US 4512354 A
In a dental floss applicator having a capstan controllable by the user for tensioning the floss and for periodically substituting a fresh floss strand segment for a previously used segment, an improved arrangement for severing floss and anchoring a floss strand end to the capstan as a result of a simple continuous movement of the strand by a user is disclosed. The capstan includes a slot for receiving a one piece metallic clip having a deformation so that the floss strand may be gripped between that deformation and one surface of the capstan slot as well as a cutting prong deformed from the general plane of the clip in the same general direction as the floss gripping deformation and presenting a relatively sharp surface to the floss as the floss is pulled into the gripping position between the deformation and slot. The slot is contoured so that a taut strand of floss is prevented from passing around the wrong surface of the clip or from missing the cutting edge, and the tab which forms the cutting edge cooperates with the slot to hold the clip in position in the slot.
1. In a dental floss applicator for use in dispensing and supporting a strand of dental floss under tension for cleaning between teeth of the type having a user actuable capstan for periodically substituting a fresh floss strand segment for a previously used segment and for maintaining strand segment tension during use of the applicator, an arrangement for contemporaneously severing floss and anchoring a floss strand end to the capstan as a result of a simple continuous movement of the strand by a user comprising a slot in the capstan, and a metallic floss severing and anchoring plate nested in the slot, the plate having a gently deformed dimple which in conjunction with one slot surface defines a floss receiving gap sufficiently narrow to securely grip floss pulled into the gap and a cutting edge adjacent to and protruding in the same general direction as the dimple so that as a user pulls floss into the slot, a section of floss is wedged between the dimple and one slot surface while an adjacent floss section engages and is severed by the cutting edge.
2. The arrangement of claim 1 wherein the plate is formed as a generally flat rectangular stainless steel sheet with an arcuate incision defining a dependent tab deformed angularly away from the sheet to form the cutting edge.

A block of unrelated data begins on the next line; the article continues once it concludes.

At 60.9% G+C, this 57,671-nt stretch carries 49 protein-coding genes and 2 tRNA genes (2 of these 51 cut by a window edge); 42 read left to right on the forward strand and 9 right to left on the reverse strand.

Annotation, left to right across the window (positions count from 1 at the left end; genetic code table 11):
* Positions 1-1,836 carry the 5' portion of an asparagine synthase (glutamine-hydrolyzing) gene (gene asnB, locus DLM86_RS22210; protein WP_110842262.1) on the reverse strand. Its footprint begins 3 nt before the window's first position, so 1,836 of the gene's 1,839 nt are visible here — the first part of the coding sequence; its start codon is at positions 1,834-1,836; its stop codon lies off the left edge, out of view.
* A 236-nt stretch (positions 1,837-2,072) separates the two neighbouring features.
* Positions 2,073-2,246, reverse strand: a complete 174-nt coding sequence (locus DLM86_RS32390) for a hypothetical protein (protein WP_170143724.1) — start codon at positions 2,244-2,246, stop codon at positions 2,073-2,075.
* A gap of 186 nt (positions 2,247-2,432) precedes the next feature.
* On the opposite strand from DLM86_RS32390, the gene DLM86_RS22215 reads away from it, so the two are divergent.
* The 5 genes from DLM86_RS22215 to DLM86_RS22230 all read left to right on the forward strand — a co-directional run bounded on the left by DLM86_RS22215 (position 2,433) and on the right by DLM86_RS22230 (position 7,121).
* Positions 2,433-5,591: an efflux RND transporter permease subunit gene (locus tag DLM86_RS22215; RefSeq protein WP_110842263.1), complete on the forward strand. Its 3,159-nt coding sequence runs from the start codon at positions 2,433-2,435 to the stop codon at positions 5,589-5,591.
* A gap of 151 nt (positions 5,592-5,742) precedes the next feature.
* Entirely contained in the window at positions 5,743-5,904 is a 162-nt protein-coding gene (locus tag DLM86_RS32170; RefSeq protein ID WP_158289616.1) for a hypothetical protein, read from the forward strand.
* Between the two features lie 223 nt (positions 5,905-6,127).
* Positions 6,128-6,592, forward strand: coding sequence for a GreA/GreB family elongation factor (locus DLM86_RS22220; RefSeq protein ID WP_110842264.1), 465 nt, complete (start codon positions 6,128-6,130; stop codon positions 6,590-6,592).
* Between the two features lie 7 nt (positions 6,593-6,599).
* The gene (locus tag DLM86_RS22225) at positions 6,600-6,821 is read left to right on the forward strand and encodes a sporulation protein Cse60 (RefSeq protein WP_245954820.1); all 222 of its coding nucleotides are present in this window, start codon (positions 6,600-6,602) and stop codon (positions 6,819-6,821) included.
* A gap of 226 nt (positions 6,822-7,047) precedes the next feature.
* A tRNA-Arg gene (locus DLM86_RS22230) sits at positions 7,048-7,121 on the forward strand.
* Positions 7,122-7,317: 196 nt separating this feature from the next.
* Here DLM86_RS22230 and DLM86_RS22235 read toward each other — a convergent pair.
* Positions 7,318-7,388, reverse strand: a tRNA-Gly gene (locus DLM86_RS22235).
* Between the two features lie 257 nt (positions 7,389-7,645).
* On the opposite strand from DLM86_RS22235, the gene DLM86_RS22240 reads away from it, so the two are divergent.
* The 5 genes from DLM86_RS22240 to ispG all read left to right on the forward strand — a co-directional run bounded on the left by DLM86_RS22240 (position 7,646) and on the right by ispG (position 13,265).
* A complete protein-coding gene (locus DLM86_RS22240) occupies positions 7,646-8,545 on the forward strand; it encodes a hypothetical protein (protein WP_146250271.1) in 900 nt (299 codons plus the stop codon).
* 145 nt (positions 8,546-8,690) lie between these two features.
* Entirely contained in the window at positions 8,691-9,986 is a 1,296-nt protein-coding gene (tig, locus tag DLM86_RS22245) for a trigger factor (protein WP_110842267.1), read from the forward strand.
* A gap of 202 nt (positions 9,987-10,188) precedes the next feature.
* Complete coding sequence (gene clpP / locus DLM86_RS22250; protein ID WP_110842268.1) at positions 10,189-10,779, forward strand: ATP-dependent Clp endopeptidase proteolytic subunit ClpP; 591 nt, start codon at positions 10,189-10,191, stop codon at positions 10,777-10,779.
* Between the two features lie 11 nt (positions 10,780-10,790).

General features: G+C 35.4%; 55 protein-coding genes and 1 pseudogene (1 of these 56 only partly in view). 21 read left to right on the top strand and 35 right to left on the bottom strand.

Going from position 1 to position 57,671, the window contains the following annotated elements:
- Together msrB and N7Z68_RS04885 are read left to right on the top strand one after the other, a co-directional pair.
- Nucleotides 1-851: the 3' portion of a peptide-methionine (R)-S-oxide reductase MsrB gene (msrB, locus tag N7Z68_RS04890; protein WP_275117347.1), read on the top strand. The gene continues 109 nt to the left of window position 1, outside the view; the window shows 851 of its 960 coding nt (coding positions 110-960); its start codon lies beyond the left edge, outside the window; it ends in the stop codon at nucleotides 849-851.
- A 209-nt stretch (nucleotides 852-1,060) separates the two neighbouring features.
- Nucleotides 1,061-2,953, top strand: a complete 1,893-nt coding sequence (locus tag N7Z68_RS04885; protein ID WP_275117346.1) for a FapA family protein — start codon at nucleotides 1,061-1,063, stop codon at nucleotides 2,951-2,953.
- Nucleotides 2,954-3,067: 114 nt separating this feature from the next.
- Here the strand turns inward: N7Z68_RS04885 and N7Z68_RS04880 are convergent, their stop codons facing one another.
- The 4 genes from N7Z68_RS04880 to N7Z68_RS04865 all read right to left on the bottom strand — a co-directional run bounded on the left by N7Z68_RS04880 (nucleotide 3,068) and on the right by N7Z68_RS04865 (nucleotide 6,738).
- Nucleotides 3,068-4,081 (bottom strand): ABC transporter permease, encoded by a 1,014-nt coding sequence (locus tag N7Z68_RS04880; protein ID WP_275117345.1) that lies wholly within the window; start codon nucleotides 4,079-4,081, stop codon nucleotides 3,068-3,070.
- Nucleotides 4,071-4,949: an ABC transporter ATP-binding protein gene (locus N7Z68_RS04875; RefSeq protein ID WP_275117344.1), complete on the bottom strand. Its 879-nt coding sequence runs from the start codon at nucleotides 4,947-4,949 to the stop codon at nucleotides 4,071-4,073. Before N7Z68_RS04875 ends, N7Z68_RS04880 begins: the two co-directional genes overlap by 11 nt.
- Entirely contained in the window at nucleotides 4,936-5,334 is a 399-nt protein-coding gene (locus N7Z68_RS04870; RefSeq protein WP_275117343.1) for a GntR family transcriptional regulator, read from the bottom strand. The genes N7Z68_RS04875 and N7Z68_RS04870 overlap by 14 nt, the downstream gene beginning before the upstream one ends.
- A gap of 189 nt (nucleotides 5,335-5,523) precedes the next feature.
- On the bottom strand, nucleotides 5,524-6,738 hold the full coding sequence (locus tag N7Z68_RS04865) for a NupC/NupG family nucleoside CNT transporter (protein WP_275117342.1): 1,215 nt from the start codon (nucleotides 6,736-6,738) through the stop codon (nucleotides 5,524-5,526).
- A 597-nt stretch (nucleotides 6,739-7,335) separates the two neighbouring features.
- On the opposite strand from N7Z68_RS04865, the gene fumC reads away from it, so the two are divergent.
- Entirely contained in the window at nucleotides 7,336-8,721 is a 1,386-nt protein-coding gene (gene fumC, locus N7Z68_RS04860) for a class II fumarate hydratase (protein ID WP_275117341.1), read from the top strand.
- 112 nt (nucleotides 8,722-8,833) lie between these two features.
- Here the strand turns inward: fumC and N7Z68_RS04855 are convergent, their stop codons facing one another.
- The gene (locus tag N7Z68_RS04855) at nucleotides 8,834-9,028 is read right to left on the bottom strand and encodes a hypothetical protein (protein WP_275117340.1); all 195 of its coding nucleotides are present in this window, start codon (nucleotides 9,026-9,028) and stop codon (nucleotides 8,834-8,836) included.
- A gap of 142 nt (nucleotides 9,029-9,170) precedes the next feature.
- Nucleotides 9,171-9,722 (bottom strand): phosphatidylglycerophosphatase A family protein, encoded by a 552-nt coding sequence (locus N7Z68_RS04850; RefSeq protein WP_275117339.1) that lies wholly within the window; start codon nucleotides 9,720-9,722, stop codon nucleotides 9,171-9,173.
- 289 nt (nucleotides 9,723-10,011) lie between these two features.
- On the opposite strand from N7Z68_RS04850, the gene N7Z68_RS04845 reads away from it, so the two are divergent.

3. The arrangement of claim 2 wherein the tab extends from the sheet a distance exceeding the width of the slot in the capstan to thereby cooperate with the slot to secure the plate therein.
4. The arrangement of claim 3 wherein the slot includes a pair of protruding lips on a surface opposite said one surface for laterally confining and securing the sheet in the slot.
5. The arrangement of claim 4 wherein the slot one surface is provided with a tab receiving trough for further securing the plate in position within the slot and for insuring proper alignment of an adjacent floss section with the cutting edge.
6. The arrangement of claim 1 wherein the cutting edge angularly immediately precedes the dimple in the direction of capstan rotation to increase floss tension.
7. The arrangement of claim 1 wherein the slot lies generally along a plane perpendicular to the axis of capstan rotation.
8. The arrangement of claim 1 wherein the slot is provided with deformations for insuring that a taut floss section being drawn into the slot is properly aligned with the dimple and cutting edge.
9. The arrangement of claim 1 wherein the cutting edge protrudes beyond the dimple.
10. In a dental floss applicator for use in dispensing and supporting a strand of dental floss under tension for cleaning between teeth of the type having a user actuable capstan for periodically substituting a fresh floss strand segment for a previously used segment and for maintaining strand segment tension during use of the applicator, an arrangement for anchoring a floss strand end to the capstan as a result of a simple continuous movement of the strand by a user into a slot in the capstan comprising a generally flat rectangular stainless steel sheet having a gently deformed dimple section disposed within the slot and defining in conjunction with an adjacent slot surface a floss receiving gap sufficiently narrow to securely grip floss pulled into the gap, the slot being provided with deformations for securing the stainless steel sheet within the slot and for insuring that a taut floss section being drawn into the slot is properly aligned with the gap.